Banded mongooses target close female relatives when violently ejecting members from their social groups, University of Exeter scientists have found.
Most animals are less aggressive towards family members, but dominant members of banded mongoose groups target relatives.
The reason for this surprising behaviour is that unrelated mongooses are more likely to fight back – making it more difficult to evict them.
Females are the prime targets because the pups of dominant mongooses are less likely to survive if there are too many females breeding in the group.
"Targeting close relatives for eviction like this is the opposite of what we would expect social animals to do," said lead author Dr Faye Thompson, of the Centre for Ecology and Conservation on the University of Exeter's Penryn Campus in Cornwall.
"Our research shows that related females submit more easily because they are more sensitive to the costs they inflict on their relatives by fighting to stay in the group.
"As dominant banded mongooses need to evict rival females to reduce competition for their own offspring, their best strategy is to target close relatives."
The mass evictions – which are highly violent and often lead to injuries, and sometimes death – result in multiple females being expelled.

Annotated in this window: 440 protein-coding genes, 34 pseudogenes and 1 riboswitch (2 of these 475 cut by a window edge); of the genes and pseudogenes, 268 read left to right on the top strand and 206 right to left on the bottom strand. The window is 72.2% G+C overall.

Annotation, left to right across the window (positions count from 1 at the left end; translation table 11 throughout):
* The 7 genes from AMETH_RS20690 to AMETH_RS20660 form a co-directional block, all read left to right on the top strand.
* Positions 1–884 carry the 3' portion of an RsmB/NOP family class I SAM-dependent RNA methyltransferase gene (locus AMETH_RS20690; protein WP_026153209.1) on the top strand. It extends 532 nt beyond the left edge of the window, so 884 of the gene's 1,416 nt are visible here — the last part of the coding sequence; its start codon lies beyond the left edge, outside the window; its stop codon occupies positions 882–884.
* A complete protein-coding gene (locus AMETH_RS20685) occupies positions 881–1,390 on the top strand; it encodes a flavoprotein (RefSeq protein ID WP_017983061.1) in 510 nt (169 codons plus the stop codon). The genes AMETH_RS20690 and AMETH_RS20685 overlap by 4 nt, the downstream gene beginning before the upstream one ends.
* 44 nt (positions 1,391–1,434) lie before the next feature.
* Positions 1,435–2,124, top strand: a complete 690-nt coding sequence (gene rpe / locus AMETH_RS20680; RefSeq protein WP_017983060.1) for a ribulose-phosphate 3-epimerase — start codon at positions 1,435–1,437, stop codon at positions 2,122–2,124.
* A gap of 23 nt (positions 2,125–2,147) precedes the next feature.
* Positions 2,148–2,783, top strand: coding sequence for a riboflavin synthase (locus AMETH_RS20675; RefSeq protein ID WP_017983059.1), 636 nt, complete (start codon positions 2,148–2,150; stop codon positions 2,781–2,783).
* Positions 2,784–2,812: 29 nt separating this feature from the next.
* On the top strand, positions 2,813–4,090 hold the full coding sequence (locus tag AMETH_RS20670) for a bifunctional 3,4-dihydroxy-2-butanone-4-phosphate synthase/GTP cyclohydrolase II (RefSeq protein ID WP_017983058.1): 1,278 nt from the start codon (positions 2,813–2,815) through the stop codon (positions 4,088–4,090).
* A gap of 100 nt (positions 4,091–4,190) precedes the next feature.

In about 50% of cases males are evicted with females.
The trend for targeting related females was only seen in evictions of mongooses that were old enough to defend themselves – supporting the conclusion that relatives are preferentially targeted only when they are capable of resisting eviction.
Senior author Professor Rufus Johnstone, of the University of Cambridge, said: "It seems that aggressive animals can anticipate the possibility of resistance and change their behaviour accordingly.
"This appears to have a big effect on the way they treat relatives and non-relatives, and suggests that latent threats might exert an important influence on social behaviour more generally."
The research, funded by the Natural Environment Research Council and the European Research Council, is the latest finding of an 18-year study of banded mongooses in Uganda.
Professor Michael Cant, of the University of Exeter, who leads the long-term study, said: "We've long wondered why some individuals are marked out for violent attack and eviction, whereas others are permitted to stay.
"Our new study shows that a crucial determinant is whether victims can put up a fight, and predicts that closer kinship sometimes goes hand in hand with more intense aggression."
The paper, published in the journal Proceedings of the National Academy of Sciences, is entitled: "Explaining negative kin discrimination in a cooperative mammal society."
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